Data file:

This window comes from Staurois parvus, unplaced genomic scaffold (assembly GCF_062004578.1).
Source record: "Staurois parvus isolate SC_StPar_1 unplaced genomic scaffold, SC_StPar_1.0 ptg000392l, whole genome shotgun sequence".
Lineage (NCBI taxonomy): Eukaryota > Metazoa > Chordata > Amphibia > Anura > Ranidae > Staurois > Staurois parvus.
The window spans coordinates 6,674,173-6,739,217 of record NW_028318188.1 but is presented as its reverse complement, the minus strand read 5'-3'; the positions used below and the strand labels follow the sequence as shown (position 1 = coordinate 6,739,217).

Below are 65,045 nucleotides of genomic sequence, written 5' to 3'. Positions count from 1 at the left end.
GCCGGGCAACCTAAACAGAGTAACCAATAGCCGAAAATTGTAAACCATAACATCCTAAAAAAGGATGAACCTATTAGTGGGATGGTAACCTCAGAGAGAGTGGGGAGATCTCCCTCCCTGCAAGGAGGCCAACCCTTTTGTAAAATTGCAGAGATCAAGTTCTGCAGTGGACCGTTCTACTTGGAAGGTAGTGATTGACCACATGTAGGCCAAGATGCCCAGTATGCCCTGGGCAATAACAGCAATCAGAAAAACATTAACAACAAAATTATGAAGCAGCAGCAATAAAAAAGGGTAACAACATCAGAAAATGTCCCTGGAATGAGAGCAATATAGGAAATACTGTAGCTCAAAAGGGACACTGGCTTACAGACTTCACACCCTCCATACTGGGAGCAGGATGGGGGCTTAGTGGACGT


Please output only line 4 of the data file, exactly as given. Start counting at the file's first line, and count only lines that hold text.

The window spans coordinates 6,674,173-6,739,217 of record NW_028318188.1 but is presented as its reverse complement, the minus strand read 5'-3'; the positions used below and the strand labels follow the sequence as shown (position 1 = coordinate 6,739,217).